In September 2019 there was a discussion on H390-MVS about the long known about abend of MVT COBOL when attempting to specify XREF in the options to obtain a Cross Reference listing of the source program being compiled.  Although the MVT COBOL compiler performs as expected under MVT, it always abends if XREF is requested when executing under MVS. Dave Kreiss researched and found that the compiler was attempting to organize acquired storage to be contiguous, which is simple under MVT, but more complex, if not impossible, under MVS. He submitted a patch to the compiler load module that seems to eliminate the problem and allow compiles to complete when XREF is requested. I applied the patch on my system. In the several test compiles I submitted to the patched compiler, I found that XREF now provides the expected Cross Reference listing. Others posted that they had positive results when they applied the patch on their system. Although this does not mean that the problem is completely resolved, as very large compile jobs requesting XREF may still abend, it seems that we can be hopeful that this has resolved the problem for the majority of cases in the Hercules' user community. 

I am providing a copy of the jobstream here as ZAPCOBOL. You may download the jobstream and run on your system to patch the load module of MVT COBOL on your system. As written, the jobstream is targeting the load module residing in SYSC.LINKLIB, which is the library contained on my Compiler Language/Tools volume (SYSCPK).  If the MVT COBOL compiler is stored in a different load library on your system, you will need to modify the jobstream to point to that library.


COBOL Programs with ISAM and VSAM Datasets

December 2021  I have added a page with example COBOL programs that demonstrate how to use the MVT COBOL compiler to write programs to load, update, and access indexed datasets that are:  1) native ISAM, 2) VSAM accessed with ISAM logic/code via the ISAM/VSAM Interface Program, and 3) VSAM accessed via my VSAMIO subroutine.  That page is available at COBOL Programs with ISAM and VSAM Datasets.


Patch for Year 2000 (and beyond) December 2021

Recently I have been doing more compilations with the MVT COBOL compiler, and it finally began to bug me seeing the 19?? date in the COBOL listing header, not to mention the missing space between the day of the month and the year.  I am certain that at one time there was a patch floating around to fix the century in the header, but if I recall correctly, it simply replaced the '19' with '20', and, regardless, I could not find the patch after a reasonable time searching.  Anyway, I was interested in not just a brute plugging of the incorrect century, since I also wanted to correct the incorrectly spaced punctuation.  And I often read a criticism from Brian Tiffin on the GnuCOBOL lists about breaking things with updates, so I thought it would be nice if my patch would allow compiles if the system date falls in 2000 or beyond, but would also handle pre-2000 dates, just as it had been doing.  So, I have written an AMAZPZAP jobstream to patch the CSECTs IKFCBL01 and IKF011 in load module IKFCBL01 to achieve these two goals.  I mostly utilized the date building code that was originally there, but computed the century by adding 1900 to the century byte that is provided by MVS with a TIME SVC request.  I have applied the patch to the load module in SYSC.LINKLIB, so if you are a user of my SYSCPK volume, simply grab a new copy for your system and you are good to go.  The jobstream that will allow you to apply the patch to the MVT COBOL compiler if it is located in another library on your system is available here:  mvtcobol.y2k.patch.jcl.  If you want to see the output from the patched compiler, look at any of the output PDFs from the COBOL compile jobs in the link immediately above.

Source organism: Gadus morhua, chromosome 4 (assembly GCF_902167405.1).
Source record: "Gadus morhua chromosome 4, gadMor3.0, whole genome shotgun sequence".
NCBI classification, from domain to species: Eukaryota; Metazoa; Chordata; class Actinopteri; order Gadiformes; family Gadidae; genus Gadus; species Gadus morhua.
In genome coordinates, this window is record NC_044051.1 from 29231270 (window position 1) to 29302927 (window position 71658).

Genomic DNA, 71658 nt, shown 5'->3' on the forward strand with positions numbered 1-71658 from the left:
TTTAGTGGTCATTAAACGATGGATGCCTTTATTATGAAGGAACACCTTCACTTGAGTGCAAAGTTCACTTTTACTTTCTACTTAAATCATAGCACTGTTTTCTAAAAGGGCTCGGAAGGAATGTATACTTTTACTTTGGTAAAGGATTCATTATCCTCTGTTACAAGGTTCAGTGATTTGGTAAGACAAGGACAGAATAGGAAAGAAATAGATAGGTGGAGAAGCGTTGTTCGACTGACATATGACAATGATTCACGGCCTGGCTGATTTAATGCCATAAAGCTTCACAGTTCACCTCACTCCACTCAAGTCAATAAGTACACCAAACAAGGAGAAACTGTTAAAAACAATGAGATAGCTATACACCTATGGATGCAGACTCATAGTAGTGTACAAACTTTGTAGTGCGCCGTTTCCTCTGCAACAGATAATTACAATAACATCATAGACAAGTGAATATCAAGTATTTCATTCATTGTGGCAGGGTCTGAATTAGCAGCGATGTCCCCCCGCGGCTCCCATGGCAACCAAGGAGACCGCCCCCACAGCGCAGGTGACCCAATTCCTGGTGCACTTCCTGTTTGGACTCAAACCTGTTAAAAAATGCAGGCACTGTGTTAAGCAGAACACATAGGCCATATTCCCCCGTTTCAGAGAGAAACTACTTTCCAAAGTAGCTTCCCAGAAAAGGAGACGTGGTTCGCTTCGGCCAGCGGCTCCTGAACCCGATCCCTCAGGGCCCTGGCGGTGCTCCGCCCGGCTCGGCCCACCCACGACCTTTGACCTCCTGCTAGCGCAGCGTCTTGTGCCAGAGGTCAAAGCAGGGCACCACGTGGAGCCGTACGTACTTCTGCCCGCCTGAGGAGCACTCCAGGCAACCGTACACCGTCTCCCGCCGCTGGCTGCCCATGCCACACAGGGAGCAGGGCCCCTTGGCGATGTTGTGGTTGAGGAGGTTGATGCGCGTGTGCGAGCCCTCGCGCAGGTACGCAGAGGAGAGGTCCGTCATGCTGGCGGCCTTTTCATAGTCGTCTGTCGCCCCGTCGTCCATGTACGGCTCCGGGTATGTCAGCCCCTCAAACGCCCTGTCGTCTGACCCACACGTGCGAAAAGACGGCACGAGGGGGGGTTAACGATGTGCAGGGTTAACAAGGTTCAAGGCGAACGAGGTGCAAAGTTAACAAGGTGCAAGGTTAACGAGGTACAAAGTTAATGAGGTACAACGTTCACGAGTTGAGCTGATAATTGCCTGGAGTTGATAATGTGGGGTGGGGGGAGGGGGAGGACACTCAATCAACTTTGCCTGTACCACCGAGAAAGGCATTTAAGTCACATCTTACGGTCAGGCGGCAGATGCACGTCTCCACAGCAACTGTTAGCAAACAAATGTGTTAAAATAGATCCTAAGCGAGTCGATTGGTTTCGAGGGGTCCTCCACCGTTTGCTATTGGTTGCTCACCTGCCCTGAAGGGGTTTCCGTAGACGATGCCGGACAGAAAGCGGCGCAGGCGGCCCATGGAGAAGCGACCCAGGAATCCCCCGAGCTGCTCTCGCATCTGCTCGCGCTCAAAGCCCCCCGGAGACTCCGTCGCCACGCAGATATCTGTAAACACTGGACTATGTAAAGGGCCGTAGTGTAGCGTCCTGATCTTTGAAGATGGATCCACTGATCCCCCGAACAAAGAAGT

March 2021  Marco Verpelli found a buglet in the patch above.  The only major deviation from IBM's code that I made in the date formatting was to use the EDit instruction to move the day to the output field, so of course I made an error in the edit mask.  Marco discovered after using the patched COBOL compiler that a x'20' was left in the date.  The patch has been corrected and the COBOL compiler contained on SYSCPK has had the correct patch applied. 

I hope that you have found my instructions useful.  If you have questions that I can answer to help expand upon the information I have included here, please don't hesitate to send them to me:

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This page was last updated on March 07, 2022.